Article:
45

I have a page where I don't want the outbound links to send a referrer so the destination site doesn't know where they came from.

I'm guessing this isn't possible but I just want to make sure there weren't any hidden javascript magic that could do it and that would work with some (if not most) browsers.

Maybe some clever HTTP status code redirecting kung-fu?

Something like this would be perfect

<a href="example.com" send_referrer="false">link</a>
63

I was looking for just the same thing, and it seems like this will be a feature of HTML5.

The tag you are looking for is rel="noreferrer".

It is already implemented in Webkit (Chrome, etc.), as well as Firefox, but your mileage may vary.

37

For anyone who's visiting in 2015 and beyond, there's now a proper solution gaining support.

The HTTP Referrer Policy spec lets you control referrer-sending for links and subresources (images, scripts, stylesheets, etc.) and, at the moment, it's supported on Firefox, Chrome, Opera, and Desktop Safari 11.1.

Edge, IE11, iOS Safari, and desktop versions of Safari prior to 11.1 support an older version of the spec with never, always, origin, and default as the options.

According to the spec, these can be supported by specifying multiple policy values. Unrecognized ones will be ignored and the last recognized one will win.

<meta name="referrer" content="never">
<meta name="referrer" content="no-referrer">

Also, if you want to apply it to audio, img, link, script, or video tags which require a crossorigin attribute, prefer crossorigin="anonymous" where possible, so that only the absolute minimum (the Origin header) will be shared.

(You can't get rid of the Origin header while using CORS because the remote sites need to know what domain is making the request in order to allow or deny it.)

  • Note: Chrome gives this error: Failed to set referrer policy: The value 'none' is not one of 'always', 'default', 'never', 'no-referrer', 'no-referrer-when-downgrade', 'origin', 'origin-when-crossorigin', or 'unsafe-url'. This document's referrer policy has been left unchanged. The 'none' vaue mentioned seems to be incorrect. – Tom Pažourek Jun 29 '16 at 13:16
  • 1
    @TomPažourek Thanks. I think that's the old syntax. Not sure how I ended up using it. – ssokolow Jun 30 '16 at 18:56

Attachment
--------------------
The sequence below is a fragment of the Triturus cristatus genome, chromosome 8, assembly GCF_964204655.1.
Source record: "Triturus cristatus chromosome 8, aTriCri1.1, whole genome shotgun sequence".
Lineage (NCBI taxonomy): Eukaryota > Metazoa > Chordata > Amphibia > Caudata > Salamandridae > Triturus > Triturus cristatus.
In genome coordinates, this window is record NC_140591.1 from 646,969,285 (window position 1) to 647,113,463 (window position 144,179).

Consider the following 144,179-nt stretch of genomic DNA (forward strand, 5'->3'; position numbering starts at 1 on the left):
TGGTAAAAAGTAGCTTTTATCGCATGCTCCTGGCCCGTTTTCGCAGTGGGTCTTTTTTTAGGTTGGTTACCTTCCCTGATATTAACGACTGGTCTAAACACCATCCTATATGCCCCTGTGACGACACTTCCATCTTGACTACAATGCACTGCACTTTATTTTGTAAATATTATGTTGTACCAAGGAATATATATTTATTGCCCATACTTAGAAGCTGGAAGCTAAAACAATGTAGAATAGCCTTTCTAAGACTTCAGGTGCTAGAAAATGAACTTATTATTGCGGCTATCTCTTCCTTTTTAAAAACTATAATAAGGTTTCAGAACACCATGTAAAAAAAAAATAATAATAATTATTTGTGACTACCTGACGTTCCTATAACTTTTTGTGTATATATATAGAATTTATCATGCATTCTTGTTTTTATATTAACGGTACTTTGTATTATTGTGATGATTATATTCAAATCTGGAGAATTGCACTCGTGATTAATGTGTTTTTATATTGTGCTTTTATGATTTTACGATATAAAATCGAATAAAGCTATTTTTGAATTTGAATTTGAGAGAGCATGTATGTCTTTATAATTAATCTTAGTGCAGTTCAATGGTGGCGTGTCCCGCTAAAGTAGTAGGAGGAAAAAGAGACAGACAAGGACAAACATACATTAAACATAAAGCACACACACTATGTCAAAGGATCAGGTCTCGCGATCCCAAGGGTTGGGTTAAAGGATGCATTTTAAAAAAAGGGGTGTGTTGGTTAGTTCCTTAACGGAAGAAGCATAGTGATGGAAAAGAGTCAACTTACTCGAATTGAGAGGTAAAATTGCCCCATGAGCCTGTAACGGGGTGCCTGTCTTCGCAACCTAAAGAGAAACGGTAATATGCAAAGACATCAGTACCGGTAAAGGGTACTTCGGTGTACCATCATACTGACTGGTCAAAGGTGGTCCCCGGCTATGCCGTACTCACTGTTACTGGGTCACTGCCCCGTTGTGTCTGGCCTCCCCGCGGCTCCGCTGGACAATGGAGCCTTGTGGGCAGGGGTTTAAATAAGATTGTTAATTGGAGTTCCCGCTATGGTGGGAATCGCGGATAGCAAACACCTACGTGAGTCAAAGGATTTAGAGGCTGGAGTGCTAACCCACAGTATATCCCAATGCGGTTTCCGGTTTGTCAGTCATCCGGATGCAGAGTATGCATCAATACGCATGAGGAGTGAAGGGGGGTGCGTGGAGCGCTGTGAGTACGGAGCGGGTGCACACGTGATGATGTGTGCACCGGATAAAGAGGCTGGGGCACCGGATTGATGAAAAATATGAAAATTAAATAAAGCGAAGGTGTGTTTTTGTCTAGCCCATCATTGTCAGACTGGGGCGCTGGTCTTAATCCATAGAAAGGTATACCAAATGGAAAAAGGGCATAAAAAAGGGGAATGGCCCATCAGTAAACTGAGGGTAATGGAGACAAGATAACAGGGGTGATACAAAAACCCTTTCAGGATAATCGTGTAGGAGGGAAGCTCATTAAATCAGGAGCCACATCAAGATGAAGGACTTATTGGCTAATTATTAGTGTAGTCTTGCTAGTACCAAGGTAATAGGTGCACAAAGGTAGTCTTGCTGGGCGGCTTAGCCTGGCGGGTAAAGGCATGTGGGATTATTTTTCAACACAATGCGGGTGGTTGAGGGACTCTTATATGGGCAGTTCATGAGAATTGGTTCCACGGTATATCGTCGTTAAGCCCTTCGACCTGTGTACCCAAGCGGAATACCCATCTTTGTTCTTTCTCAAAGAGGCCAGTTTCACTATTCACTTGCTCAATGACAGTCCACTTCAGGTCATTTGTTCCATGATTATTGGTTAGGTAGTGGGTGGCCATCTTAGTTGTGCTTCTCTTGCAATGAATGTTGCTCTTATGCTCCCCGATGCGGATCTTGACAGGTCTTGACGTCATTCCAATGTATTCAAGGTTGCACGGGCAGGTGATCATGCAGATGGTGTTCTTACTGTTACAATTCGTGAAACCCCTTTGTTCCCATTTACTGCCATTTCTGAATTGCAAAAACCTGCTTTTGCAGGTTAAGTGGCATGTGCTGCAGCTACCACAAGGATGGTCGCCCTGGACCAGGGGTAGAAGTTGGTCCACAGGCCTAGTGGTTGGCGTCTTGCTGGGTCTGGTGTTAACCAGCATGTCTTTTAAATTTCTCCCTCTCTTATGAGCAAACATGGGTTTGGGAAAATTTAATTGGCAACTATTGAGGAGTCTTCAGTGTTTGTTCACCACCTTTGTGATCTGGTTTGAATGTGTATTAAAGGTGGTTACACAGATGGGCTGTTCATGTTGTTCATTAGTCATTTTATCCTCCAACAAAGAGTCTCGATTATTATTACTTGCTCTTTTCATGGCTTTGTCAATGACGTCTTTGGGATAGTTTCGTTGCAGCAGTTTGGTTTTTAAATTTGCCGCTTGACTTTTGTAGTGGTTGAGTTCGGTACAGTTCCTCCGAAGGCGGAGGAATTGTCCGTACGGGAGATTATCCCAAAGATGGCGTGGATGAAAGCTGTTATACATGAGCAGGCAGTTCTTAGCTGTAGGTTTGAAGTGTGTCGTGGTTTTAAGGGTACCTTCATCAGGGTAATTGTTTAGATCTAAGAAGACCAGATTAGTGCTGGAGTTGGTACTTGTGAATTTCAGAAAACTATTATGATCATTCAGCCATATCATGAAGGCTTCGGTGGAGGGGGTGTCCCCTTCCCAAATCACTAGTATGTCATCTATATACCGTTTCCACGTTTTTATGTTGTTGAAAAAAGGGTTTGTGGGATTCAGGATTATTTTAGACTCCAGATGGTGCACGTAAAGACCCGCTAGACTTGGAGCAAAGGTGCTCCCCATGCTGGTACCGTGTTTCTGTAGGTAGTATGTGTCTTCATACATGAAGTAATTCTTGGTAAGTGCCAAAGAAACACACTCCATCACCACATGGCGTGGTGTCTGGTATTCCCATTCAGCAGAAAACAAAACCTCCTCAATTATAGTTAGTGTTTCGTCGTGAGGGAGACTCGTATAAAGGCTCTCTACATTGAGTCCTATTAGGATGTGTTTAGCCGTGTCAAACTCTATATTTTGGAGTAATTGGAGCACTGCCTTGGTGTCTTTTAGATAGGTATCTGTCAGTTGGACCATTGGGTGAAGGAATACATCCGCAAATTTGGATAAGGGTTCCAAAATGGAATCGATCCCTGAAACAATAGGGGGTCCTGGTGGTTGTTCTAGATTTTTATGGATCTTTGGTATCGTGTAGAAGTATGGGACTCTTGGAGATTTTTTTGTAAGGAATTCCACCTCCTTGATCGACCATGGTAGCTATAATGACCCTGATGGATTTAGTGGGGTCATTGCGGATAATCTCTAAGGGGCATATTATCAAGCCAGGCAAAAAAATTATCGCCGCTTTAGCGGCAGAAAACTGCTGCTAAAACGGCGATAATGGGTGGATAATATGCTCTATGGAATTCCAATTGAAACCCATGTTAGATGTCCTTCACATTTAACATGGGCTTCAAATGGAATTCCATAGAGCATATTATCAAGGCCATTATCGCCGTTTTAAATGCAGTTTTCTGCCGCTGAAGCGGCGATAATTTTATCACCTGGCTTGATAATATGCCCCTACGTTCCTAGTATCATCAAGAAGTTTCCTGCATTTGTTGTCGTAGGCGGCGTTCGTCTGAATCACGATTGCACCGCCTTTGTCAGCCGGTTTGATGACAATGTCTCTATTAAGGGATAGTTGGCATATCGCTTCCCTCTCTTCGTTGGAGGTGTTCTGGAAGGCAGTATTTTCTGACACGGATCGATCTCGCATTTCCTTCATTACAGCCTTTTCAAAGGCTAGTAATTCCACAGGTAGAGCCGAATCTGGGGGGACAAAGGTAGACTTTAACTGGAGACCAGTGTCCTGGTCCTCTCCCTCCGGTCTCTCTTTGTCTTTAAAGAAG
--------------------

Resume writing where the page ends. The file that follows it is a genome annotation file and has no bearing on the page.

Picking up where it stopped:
• There are still some browsers that pass the referer with the proposed meta tag. Is there a better way to stop sending the referer to ANY browser? Would the use of noopener help? – Alex Jul 14 '17 at 19:30
  • @Alex I don't have time to answer conclusively, but the Firefox bug for noopener claims that it's a weaker version of the old rel="noreferrer" that this developed from and, as far as I can tell, every browser which supports noopener has supported this for even longer. – ssokolow Jul 15 '17 at 20:50
  • If you don't have a crossorigin attribute (which is the most common case), privacy is safe and no information is exchanged (no Origin header). – collimarco Oct 29 '17 at 20:27
29

HTML 5 includes rel="noreferrer", which is supported in all major browsers. So for these browsers, you can simply write:

<a href="example.com" rel="noreferrer">link</a>

There's also a shim available for other browsers: https://github.com/knu/noreferrer

  • 4
    Heads up this shim depends on $.browser which is deprecated. – Michael J. Calkins Feb 3 '15 at 18:41
8

Bigmack is on the right track, but a javascript location change still sends a referrer in firefox. Using a meta refresh seems to solve the problem for me.

<a href='data:text/html;charset=utf-8, <html><meta http-equiv="refresh" content="0;URL=&#39;http://google.com/&#39;"></html>'>Link</a>
  • I believe this is what google does for links in gmail - you click the link and go to a blank google tracking page with a meta refresh to the original link you clicked. – wezell Jan 7 '16 at 15:06
4

I was trying to figure this out too.

The solution I thought of was to use a data url to hide the actual page I am coming from.

<a href='data:text/html;charset=utf-8, <html><script>window.location = "http://google.ca";</script></html>'>Link</a>

This link opens a page that only contains javascript to load a different page. In my testing no referrer is given to the final destination. I don't know what it could send as a referrer if it tried anyways, maybe the data url ? which wouldn't give away where you came from.

This works in Chrome. Chrome is my only concern for my current problem but for browsers that don't like javascript in pages that are data urls. You could probably try a meta refresh.

  • Works in chrome. Not in firefox unfortunately. – zaius Jan 11 '13 at 8:03
1

In addition to the information already provided. Lots more information on the topic here: https://w3c.github.io/webappsec-referrer-policy/#referrer-policy-no-referrer

Specifically allowing you to either send or not send referral information if you need different rules for same-origin or cross-origin requests.

Something to consider depending on your specific use case. i.e. if you are pulling in images/css/javascript from 3rd party websites, then you may want to not identify the URL that you are doing this from and hence would use the no-referrer option. Whereas if you are linking out to other websites from your own website, you may want them to know that you are sending them traffic. Always think through the implications of this on both sides. If there is a conflict in these two areas, then there are other options such as adding UTM tracking parameters to the end of URLs which may come in handy for some people. Full details here: https://www.contradodigital.com/2014/06/03/importance-utm-tracking-parameters-social-media/

-1

You could also use a referer-breaking service like https://anon.click/

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